Tablesaw table is warped

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Forum topic by Knothead62 posted 12-09-2010 01:35 PM 3761 views 0 times favorited 11 replies Add to Favorites Watch
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2581 posts in 2385 days

12-09-2010 01:35 PM

Topic tags/keywords: question tip

I was working on a project and happened to put a 48 in. level on the tablesaw. I noticed a gap between the level and the TS top. The right front corner is about 1/4 in. lower than the back corner! I have had the saw for several years so it’s not covered under warranty. It is from Ace Hardware, gift from the Mrs. and our son. Any suggestions as to getting it level? Thanks, LJers!
Nothing heavy has been dropped on it, FYI.

11 replies so far

View patron's profile


13524 posts in 2765 days

#1 posted 12-09-2010 01:50 PM

if it’s the wing
try putting a shim under the bolt
on that side
it should lift it up some
if the top itself is warped

time for a new saw

-- david - only thru kindness can this world be whole . If we don't succeed we run the risk of failure. Dan Quayle

View mcase's profile


446 posts in 2553 days

#2 posted 12-09-2010 02:54 PM

I would like to help, but I need some info. Is it an aluminum top with attached stamped steel wings? If that’s the case anything could bow it. Does anyone else have access to your shop? A teenager sitting on the edge would bow it nicely. Another thought, Levels are not machinist straight edges after all and can themselves be bowed or damaged. In any case, if its aluminum or stamped steel then some careful counter pressure may put you back in the ball park. Again, if its aluminum or stamped, “in the ball park ” is all you can hope for in the first place.

View Howie's profile


2656 posts in 2347 days

#3 posted 12-09-2010 04:09 PM

Throw some pictures at us. It will help a lot.

-- Life is good.

View Knothead62's profile


2581 posts in 2385 days

#4 posted 12-09-2010 06:47 PM

The table is cast aluminum (magnet won’t stick), unsupported under the low corner. The table top bows downward at the corner. The level is straight, checked it against a saw guide. If it was warped also, it would be in the junk pile at the curb. No one would be using any of my shop stuff. I’m wondering if it has been like this since day one.
patron, I’ll mention your suggestion. However, SWMBO will veto that vote.

View Loren's profile


8174 posts in 3072 days

#5 posted 12-09-2010 06:51 PM

I’ve read about correcting bow in cast iron jointer fences. using
weights to counter the warp. Cast iron is a bit malleable – you
put supports under the area around the problem and pile weight
on the problem area until it moves.

This is kind of a knuckle-biting way to fix a machine table, obviously -
and the amount of weight you’d need could be quite a lot. With
aluminum it would work too. Aluminum doesn’t crack too readily
when flexed. You’ll probably need to bend it past the point of flat
and then it will spring back to flat when you take the weight off.
Could take a few tries.

I once fixed up a Shopsmith-made table saw with a cast iron table
somebody’d used as a workbench or anvil even. It had nail holes
in it and a lot of dents. I pounded out the dents from the back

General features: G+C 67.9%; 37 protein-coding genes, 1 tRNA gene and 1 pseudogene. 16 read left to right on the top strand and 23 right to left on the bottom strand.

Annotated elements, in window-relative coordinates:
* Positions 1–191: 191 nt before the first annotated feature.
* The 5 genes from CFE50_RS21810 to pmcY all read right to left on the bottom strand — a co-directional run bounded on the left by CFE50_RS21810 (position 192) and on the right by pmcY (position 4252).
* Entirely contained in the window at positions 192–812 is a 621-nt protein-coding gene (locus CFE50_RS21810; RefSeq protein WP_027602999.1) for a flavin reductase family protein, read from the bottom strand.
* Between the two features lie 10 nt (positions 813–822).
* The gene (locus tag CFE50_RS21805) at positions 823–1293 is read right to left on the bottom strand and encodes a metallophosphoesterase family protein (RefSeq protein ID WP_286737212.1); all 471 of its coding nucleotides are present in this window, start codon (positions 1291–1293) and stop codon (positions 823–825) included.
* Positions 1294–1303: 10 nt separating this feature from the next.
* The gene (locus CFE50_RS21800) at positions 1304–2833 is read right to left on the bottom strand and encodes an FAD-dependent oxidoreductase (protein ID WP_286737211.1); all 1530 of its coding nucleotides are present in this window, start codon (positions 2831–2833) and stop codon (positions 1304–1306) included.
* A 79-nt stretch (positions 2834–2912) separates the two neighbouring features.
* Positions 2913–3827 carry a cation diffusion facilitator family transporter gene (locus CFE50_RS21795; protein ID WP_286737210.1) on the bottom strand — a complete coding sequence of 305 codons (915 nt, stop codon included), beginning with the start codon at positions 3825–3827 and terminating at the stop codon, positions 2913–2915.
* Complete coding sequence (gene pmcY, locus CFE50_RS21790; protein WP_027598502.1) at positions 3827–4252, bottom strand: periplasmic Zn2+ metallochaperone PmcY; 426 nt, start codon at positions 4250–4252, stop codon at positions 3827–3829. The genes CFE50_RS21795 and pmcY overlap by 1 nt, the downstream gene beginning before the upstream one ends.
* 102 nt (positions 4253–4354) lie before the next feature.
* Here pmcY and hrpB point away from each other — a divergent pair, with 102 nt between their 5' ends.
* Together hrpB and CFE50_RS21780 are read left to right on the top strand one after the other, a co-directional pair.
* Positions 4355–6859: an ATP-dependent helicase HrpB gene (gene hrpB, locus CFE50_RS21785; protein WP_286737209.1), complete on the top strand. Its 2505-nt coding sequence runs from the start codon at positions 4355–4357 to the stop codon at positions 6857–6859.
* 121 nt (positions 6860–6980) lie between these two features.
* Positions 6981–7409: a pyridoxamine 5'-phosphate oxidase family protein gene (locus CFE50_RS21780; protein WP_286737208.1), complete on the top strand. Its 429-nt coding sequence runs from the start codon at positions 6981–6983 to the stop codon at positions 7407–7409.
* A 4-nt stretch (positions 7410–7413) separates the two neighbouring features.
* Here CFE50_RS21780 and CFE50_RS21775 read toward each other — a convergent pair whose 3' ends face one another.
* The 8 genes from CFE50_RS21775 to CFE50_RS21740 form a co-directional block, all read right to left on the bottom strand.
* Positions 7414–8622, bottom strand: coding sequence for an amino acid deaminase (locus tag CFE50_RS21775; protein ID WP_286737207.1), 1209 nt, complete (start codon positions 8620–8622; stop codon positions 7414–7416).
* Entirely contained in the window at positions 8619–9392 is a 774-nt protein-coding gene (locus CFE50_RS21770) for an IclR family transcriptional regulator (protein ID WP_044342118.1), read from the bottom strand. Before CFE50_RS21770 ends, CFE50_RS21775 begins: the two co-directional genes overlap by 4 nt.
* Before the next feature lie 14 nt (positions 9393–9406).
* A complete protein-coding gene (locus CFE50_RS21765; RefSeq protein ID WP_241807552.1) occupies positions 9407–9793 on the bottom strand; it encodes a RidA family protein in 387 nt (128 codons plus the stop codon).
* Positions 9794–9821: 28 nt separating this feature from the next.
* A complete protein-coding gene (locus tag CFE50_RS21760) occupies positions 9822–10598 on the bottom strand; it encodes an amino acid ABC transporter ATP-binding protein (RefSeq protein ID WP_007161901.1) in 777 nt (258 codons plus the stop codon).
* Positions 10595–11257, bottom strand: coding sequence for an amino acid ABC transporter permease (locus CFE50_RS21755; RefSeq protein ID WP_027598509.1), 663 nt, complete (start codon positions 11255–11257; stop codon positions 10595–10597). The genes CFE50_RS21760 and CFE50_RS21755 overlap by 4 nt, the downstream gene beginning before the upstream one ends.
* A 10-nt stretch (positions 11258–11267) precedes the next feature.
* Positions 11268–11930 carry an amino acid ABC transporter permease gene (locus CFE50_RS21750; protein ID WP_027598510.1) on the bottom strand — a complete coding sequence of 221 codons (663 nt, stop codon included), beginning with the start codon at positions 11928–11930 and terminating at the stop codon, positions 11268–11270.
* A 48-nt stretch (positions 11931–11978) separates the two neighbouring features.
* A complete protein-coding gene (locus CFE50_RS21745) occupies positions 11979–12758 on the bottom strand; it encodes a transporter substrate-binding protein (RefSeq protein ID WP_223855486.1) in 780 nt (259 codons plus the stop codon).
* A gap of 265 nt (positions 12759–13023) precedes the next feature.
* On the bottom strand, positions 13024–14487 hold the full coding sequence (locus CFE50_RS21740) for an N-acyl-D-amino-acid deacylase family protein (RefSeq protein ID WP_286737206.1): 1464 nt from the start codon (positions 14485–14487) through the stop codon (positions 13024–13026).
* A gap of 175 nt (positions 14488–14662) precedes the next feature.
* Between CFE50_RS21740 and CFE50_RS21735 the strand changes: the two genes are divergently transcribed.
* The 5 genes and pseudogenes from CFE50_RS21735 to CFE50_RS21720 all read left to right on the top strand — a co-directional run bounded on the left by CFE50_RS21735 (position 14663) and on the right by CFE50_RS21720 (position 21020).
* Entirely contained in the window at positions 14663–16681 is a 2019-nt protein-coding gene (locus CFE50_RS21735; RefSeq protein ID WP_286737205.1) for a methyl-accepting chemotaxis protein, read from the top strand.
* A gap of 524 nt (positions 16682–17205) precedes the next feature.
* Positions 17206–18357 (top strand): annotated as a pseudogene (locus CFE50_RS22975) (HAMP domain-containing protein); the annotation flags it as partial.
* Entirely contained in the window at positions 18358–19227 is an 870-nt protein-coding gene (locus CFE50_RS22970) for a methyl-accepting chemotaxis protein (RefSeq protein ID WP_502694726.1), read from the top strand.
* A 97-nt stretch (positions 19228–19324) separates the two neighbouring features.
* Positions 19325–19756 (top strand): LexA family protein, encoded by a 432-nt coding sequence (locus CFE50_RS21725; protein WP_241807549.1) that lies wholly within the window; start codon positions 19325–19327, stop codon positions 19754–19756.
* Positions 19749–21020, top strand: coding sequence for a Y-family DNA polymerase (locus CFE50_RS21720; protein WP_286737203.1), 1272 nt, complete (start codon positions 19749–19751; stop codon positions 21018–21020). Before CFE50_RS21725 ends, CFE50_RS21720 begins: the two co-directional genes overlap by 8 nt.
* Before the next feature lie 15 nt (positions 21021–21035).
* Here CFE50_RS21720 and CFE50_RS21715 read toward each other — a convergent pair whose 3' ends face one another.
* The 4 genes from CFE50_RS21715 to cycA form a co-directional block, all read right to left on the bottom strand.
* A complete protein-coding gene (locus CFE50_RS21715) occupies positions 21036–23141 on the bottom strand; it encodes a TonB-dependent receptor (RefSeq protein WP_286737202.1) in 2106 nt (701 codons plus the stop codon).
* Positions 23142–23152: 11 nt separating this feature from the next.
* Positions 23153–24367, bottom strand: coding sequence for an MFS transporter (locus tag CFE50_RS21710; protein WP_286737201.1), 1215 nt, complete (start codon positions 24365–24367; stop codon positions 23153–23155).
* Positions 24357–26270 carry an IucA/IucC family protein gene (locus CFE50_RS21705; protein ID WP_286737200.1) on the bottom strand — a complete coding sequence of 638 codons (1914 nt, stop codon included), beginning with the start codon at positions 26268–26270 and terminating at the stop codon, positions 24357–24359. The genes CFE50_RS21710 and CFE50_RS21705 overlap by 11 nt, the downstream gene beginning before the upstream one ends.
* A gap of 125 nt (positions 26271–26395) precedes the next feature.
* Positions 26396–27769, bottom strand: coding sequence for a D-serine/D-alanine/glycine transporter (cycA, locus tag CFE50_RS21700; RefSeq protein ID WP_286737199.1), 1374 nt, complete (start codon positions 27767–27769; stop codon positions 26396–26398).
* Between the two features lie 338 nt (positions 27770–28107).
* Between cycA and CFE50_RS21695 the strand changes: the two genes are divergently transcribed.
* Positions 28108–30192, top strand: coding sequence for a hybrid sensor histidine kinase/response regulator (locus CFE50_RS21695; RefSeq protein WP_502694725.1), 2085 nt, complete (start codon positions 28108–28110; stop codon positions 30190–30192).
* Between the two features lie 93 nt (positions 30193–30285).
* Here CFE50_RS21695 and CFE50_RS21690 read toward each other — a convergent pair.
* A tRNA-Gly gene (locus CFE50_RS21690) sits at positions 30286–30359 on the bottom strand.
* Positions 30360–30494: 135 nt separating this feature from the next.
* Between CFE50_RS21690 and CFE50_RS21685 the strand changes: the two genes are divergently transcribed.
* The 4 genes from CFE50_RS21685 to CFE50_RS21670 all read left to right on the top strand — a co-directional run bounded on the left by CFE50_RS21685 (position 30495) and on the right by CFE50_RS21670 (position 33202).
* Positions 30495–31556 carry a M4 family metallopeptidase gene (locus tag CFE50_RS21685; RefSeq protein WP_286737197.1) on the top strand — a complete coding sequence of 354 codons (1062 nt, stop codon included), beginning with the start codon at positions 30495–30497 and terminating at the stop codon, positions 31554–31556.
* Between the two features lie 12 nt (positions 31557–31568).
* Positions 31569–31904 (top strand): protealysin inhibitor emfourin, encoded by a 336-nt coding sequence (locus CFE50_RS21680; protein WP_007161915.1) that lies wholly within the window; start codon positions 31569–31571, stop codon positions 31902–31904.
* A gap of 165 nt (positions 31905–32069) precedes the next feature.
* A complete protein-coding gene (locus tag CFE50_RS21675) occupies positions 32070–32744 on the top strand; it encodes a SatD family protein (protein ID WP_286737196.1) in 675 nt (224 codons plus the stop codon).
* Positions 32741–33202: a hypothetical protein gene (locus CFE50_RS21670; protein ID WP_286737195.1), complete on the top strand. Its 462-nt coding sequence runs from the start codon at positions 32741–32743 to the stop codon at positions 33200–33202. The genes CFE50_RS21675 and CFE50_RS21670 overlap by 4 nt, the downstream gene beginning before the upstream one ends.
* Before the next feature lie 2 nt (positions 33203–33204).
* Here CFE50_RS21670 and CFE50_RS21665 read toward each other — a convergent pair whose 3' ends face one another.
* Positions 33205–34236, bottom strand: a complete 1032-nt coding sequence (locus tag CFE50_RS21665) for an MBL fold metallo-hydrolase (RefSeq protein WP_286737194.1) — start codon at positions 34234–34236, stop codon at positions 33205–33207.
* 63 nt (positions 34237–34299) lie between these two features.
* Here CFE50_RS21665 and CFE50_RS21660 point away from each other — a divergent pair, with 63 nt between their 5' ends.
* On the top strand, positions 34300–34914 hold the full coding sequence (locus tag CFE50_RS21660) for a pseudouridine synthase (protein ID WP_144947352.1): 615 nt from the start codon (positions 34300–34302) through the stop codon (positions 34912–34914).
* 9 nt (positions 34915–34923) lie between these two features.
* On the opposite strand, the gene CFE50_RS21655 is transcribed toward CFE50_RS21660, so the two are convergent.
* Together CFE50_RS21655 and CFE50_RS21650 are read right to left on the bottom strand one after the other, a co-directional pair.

and filled the holes with a welder. The cast iron was pretty thin
with lots of ribbing. Most tables I’ve seen are thicker with less

View lilredweldingrod's profile


2495 posts in 2530 days

#6 posted 12-09-2010 07:10 PM

You might try what I did on my saw top. Before I got my free table saw, some one dropped it of a truck going down the highway. Fortunately the cast iron part maintained it’s shape, but the wings of stamped steel will not.
I built a cabinet and ran support up under the outside edge of the wings.

The aluminum is a bit different as it stretched when it bent. You can not heat aluminum like steel or cast iron to move it, so don’t even try as all you will do is melt it. I would opt for the cabinet and you can find the plans for a very nice one with out feed table at

I haven’t finished my drawers or door, but you can see what I am talking about on my LJ site workshop pics.

View AaronK's profile


1438 posts in 2888 days

#7 posted 12-09-2010 07:11 PM

my cheap craftsman tablesaw has a cast aluminum top too. it is also warped. to help it, i chose a hot summer day and literally banged it into submission: used a rubber mallet and hit the high spots down to the point where it was OK – not perfectly flat, and a little wavy, but better than the extreme warpage I saw before. Do it at your own risk, but it worked out well for me.

View Viktor's profile


456 posts in 2842 days

#8 posted 12-09-2010 08:31 PM

If you haven’t noticed this before, how important it is to have a perfectly flat table? Obviously flatness near the blade is more important than on outer edges.
In any case go to and chances are you’ll find a replacement top that you need.

View knotscott's profile


7147 posts in 2799 days

#9 posted 12-09-2010 10:47 PM

If you like the saw and it doesn’t impact the cuts, go with it. If you don’t like the saw, that deviation is a huge problem and the saw needs to be replaced! ;)

-- Happiness is like wetting your pants...everyone can see it, but only you can feel the warmth....

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2581 posts in 2385 days

#10 posted 12-10-2010 01:36 AM

Viktor, they didn’t have anything that crossmatched the model number. Maybe I’ll give them a call. Might be cheaper to get a new saw. I’ll see if my engineer son can recommend anything. Thanks to all.

View JasonWagner's profile


527 posts in 2604 days

#11 posted 12-10-2010 02:08 AM

To me, Ace Hardware is one of those places you pay more for things because you want good service and support. Ask them if there’s anything they can do for you.

-- some day I hope to have enough clamps to need a clamp cart!

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